By Toby Moore*
Opinion - Last week's Budget was sold as the Wellbeing Budget, but has done little to slow a decline in spending as a share of GDP since 2011.
Should government in New Zealand play a broadly similar role to what it did a decade ago in terms of providing health, education and social security?
There has not been a major policy revolution in this country in some time, despite recurrent changes in leadership, which might suggest that preferences on the role and size of government have been relatively stable.
If that is the case, then we are faced with two key challenges. The first is that stable political preferences on government's role in society do not necessarily equate to the same-sized government over time, and in fact we might require a larger government in future to meet the same needs as today.
The second challenge is that in recent times, the share of government spending in the economy has actually been trending in the opposite direction.
The size of government as a share of GDP has been declining quite steadily from a recent peak of 34 percent in 2011 (a figure that will have been somewhat inflated by the aftermath of the Global Financial Crisis, as government spending tends to be more stable than private spending in a downturn). This share reached a low of 28 percent in 2017.
Forecast spending in last week's Wellbeing Budget has a moderate pickup in expenditure to about 29 percent of
GDP through to 2023 - a departure from the previous trend, but still a broadly similar picture to the past few decades.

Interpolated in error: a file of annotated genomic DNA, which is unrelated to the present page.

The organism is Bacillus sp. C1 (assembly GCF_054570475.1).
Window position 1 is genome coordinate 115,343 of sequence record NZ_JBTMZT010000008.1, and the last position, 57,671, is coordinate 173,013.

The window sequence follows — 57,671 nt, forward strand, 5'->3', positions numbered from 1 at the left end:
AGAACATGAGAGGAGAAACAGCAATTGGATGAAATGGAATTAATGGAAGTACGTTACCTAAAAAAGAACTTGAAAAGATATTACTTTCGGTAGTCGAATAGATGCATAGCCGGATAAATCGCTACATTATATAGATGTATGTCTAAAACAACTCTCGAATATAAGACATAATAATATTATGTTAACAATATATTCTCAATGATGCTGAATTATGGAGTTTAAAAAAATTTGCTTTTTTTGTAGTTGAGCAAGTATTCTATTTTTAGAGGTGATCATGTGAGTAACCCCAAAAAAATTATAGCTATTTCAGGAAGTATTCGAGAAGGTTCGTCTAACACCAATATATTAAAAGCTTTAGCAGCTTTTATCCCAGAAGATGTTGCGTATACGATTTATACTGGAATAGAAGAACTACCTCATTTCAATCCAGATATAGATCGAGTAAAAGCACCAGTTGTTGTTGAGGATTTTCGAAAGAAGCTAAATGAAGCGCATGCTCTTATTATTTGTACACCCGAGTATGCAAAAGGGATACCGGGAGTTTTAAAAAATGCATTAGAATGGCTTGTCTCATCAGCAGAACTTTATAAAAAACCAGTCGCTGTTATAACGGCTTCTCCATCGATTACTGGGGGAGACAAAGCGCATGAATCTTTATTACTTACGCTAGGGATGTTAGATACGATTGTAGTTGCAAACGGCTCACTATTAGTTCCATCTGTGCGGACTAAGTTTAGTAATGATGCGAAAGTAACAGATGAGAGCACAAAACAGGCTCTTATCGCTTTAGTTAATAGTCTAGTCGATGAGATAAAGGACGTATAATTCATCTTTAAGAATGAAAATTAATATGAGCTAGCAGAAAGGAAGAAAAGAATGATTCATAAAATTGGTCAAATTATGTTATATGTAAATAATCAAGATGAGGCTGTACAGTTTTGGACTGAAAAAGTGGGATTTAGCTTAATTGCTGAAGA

The concern here is this declining share of GDP over the past decade is actually the opposite of what we might expect to see if government is to continue to play a broadly similar role in society to previous years.
A key reason for this - not often well-discussed in policy debates - is the effect of productivity gains in some sectors of the economy, which have an impact on the costs of sectors where productivity gains are more difficult to achieve.
Imported, technology-intensive consumer goods have fallen in cost dramatically - a computer that cost $1000 dollars in 2006 would now cost the equivalent of $250, accounting for quality changes. This is great news for consumers, and for workers in those sectors who can be paid higher wages for the additional output they produce each hour of work.
The flipside of this progress is the rising real costs within industries that are labour-intensive and focused on personal interactions, and which do not have the same potential to increase productivity. Aged care, hairdressing or gardening are all affected by this, but so are many of the services that government provides, particularly health and education.
Even though it is more challenging for these industries to produce more per worker without affecting the quality of the service, wages in these sectors will still need to increase to some degree in order to keep workers in these jobs.
This effect is known as Baumol's 'cost disease' and means that the price of labour-intensive goods and services will tend to increase in real terms - faster than the general rate of inflation.
The implication is that we would generally need to put more real resources into public services in order to get the same level of output.
This is not to say that productivity gains are unattainable within the public sector. State sector productivity has been an important focus for the Productivity Commission in recent times, and we should naturally seek to do as much good as we can with the money that we put into public services.